My plan of campaign is beginning to occupy my mind. I’ll not write it down till I’ve worked out the general line. I feel somehow that Felix Lane is going to be useful. But all the ridiculous, boring little details one has to attend to before one can get in touch with one’s victim, let alone kill him! – one might almost be organising an Everest climb.
IT IS AN
interesting comment on the fallibility of human intelligence – even of an intelligence above the average
for two days I have been racking my brains to work out a really safe murder plan, and only this evening did I realise it was quite unnecessary. The point is this – since no one but myself (and presumably Lena Lawson) knows that ‘George’ was the man who killed Martie, no one can ever discover my motive for killing George. I realise, of course, that legally motive does not have to be proved against an accused man provided that circumstantial evidence proves him guilty. But in actual fact, where there appears to be no possible motive, only direct eyewitness of the crime could secure conviction.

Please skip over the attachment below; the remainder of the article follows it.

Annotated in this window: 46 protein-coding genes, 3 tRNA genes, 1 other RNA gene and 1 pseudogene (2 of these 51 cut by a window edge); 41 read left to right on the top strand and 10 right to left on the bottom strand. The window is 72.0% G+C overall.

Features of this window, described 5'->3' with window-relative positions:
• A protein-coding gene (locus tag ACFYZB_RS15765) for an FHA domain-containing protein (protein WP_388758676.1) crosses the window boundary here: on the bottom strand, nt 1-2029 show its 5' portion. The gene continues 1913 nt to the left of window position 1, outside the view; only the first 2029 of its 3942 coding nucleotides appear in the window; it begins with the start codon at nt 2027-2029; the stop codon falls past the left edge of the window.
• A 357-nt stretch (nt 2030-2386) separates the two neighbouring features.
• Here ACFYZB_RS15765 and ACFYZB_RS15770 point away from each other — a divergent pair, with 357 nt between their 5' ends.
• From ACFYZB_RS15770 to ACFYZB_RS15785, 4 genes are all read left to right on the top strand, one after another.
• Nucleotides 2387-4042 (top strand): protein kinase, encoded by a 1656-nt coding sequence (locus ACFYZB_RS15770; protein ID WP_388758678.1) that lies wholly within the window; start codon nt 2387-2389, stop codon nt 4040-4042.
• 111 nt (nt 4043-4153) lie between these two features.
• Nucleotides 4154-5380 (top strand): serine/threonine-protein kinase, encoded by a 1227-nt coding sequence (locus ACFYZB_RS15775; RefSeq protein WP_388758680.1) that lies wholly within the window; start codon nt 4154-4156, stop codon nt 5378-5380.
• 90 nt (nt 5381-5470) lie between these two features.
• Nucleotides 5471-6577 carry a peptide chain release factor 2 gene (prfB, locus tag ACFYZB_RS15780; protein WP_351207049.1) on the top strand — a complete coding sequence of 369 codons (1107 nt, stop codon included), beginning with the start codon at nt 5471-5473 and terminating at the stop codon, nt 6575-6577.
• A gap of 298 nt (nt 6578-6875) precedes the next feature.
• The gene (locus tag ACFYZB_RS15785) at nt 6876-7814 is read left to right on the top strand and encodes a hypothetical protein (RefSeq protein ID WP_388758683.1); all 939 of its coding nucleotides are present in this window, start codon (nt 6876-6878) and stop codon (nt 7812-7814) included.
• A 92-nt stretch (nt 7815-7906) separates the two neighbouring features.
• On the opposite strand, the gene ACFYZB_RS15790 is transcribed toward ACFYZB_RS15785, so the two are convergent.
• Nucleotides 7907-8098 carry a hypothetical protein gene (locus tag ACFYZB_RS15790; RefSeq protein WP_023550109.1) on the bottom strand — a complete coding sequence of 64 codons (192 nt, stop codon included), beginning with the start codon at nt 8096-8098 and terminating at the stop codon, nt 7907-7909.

Provided George and Lena do not connect Felix Lane with Frank Cairnes, the father of the child they ran over, nobody on earth can ever find any connecting link between me and George. Now, no photographs of me appeared in the press in connection with Martie’s death. I made certain of that. Mrs Teague was giving the reporters no chance. And the only people who know that Frank Cairnes is Felix Lane are my publishers, who are sworn to secrecy. Therefore, if I play my cards sensibly, all I have to do is to get an introduction to Lena Lawson,
as Felix Lane
, get at George through her, and kill him. If by any chance she or George has read my detective novels and seen the ‘mystery’ stunt – the ‘who is Felix Lane?’ stuff – that my publishers have been running, I shall merely say that it was all a publicity fake and that I have really been Felix Lane all along. The only danger would be if someone I knew found me posing as Felix Lane